A great deal of app security focuses on the server-side component. Whether comprised of multiple microservices fronted by an API or a monolith, there is no question that a significant source of breaches occurs at the app. This is due to vulnerabilities in the platform, app frameworks (think Spring, Express, or Struts) or application code itself.
Many client-side attacks count on this, and exploit the markup language to great success.
Interestingly, F5 Labs research found in its analysis of breaches over the past decade that 86% of the time, apps and identities were the initial target. When most folks hear “identities” it conjures up images of LDAP or ADS or perhaps more modern methods like OAuth. The reality is that before any of that comes into play, first the actual data that comprises an identity – username and password – must be collected.
To do that, developers use an HTML element called “input”. The tag “input” is what tells the browser to render a text box so you can enter your credentials.
To help keep passwords hidden from prying eyes (that guy reading over your shoulder right now), HTML includes the ability to further specify the type of input you’re looking for. By declaring an “input” element of type “password”, you get some default behavior that automagically masks entered characters. In raw HTML, it looks like this:
Now, that’s cool and all, but attackers know this. MItB (Man In the Browser) attacks inject scripts (or exploit other browser and HTML behaviors) to attach themselves to these fields and slurp up the credentials as users type them in.
That’s obviously a Very Bad Thing™ that we want to prevent. Anti-fraud application services are designed to prevent scripts or browser extensions from successfully stealing credentials in this way.
To do that, they can use a technique known as HTML Field Obfuscation (HFO).
To understand how it works, first you have to see how an exchange normally works.
The user requests the login page, and as part of the response, a form is returned containing the elements needed to collect credentials. You can see they are clearly labeled and easily identifiable. Before you get all angrified at developers, remember that a significant concern – especially in the enterprise – is the sustainability of software. That means it has to be clear and written in such a way that when the next wet-behind-the-ears developer is handed the application, they can follow the code and its logic and modify and/or maintain it. We are conditioned not to obfuscate variables precisely because it makes code difficult to follow and more complex than it already is. So please, try not to punch the next developer you see because of this. They’re just following coding standards.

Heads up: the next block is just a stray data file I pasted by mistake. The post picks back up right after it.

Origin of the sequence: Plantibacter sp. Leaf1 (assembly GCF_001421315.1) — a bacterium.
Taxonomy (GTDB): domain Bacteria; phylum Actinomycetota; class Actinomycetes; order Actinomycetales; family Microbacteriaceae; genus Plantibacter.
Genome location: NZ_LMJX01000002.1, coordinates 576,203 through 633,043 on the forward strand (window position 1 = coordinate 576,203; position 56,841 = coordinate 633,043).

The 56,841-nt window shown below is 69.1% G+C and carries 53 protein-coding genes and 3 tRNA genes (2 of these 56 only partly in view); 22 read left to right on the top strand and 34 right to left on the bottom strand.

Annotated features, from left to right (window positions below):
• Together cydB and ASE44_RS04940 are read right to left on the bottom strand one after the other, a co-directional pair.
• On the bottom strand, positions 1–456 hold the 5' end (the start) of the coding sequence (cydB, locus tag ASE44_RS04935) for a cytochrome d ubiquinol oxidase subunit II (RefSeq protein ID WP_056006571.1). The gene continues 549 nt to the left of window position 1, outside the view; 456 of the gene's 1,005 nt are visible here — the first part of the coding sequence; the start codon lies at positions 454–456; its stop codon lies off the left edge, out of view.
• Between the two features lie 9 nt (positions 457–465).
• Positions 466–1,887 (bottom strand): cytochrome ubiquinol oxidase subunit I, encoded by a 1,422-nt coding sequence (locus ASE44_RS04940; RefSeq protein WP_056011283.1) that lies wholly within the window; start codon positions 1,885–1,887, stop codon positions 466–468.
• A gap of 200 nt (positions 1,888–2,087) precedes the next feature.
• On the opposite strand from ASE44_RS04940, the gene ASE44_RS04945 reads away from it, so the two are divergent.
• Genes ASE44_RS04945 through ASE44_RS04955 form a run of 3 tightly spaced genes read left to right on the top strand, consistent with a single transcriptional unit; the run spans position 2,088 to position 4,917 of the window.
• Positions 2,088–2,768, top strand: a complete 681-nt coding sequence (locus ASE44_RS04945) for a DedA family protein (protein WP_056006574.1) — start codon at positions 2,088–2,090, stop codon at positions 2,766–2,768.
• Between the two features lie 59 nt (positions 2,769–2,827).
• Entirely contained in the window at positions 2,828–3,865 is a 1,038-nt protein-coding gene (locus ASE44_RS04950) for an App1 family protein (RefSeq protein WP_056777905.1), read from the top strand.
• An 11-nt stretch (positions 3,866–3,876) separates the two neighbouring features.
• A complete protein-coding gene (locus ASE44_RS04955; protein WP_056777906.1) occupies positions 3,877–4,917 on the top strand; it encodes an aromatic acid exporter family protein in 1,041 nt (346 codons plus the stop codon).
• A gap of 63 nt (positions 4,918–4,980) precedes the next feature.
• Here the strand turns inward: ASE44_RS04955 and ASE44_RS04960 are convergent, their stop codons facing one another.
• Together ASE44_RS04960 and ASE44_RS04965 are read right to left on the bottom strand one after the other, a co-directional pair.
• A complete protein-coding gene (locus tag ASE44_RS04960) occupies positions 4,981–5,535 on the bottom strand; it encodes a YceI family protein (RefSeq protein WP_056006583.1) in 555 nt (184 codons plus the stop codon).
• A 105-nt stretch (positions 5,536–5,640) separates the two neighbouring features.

Now, obviously the naming and use of HTML types to identify credentials can make it extremely easy for malicious scripts, extensions, etc… to find exactly what they desire most: the credentials.
So what we need to do is obfuscate the fields before it reaches the client, and hopefully prevent scanners, skimmers, and loggers from being able to figure out where the credentials are.
We do this by inserting an anti-fraud application service into the mix. Essentially, it’s going to act as a proxy to mediate exchanges between the client and the target application and do some magic on the data to obfuscate field names. This is intended to confuse and frustrate attempts to leech off credentials.
The request is made exactly the same, and passed on to the application.
On the response, the anti-fraud application service quietly replaces specified HTML elements with encrypted versions using a designated private key. It then passes the modified HTML back to the client. The client renders the page as it should and the user sees no difference in the user interface. Only the HTML names have been modified, which only impact client-side scripts and frameworks. The modified page includes a script that ensures that client-side frameworks operate as expected.
This technique is designed to confound attacks that rely on identifying target data based on its associated named HTML elements. IT prevents scripts and extensions from latching onto those fields and siphoning off the information. There also exist advanced techniques based on HFO that go beyond just encrypting field values, including the addition of “decoy fields” to distract attackers.
No, HFO is not infallible. But it can stop lazy scripts and attacks that rely on easily identifiable field names to extract their digital bounty.
HFO allows for frequent, dynamic changes of highly-sensitive form fields without the costs and time associated with modifying the application itself. This maintains the integrity (and sustainability) of the application code whilst providing a layer of protection against attempted theft of sensitive data.
Although HFO and related techniques are often tightly associated with protecting financial-related applications, the reality is that all credentials are highly sought-after data today no matter what type of app or service they are for. The credential crisis is real, and so is the need to protect consumers and customers from having their credentials pilfered by malicious actors.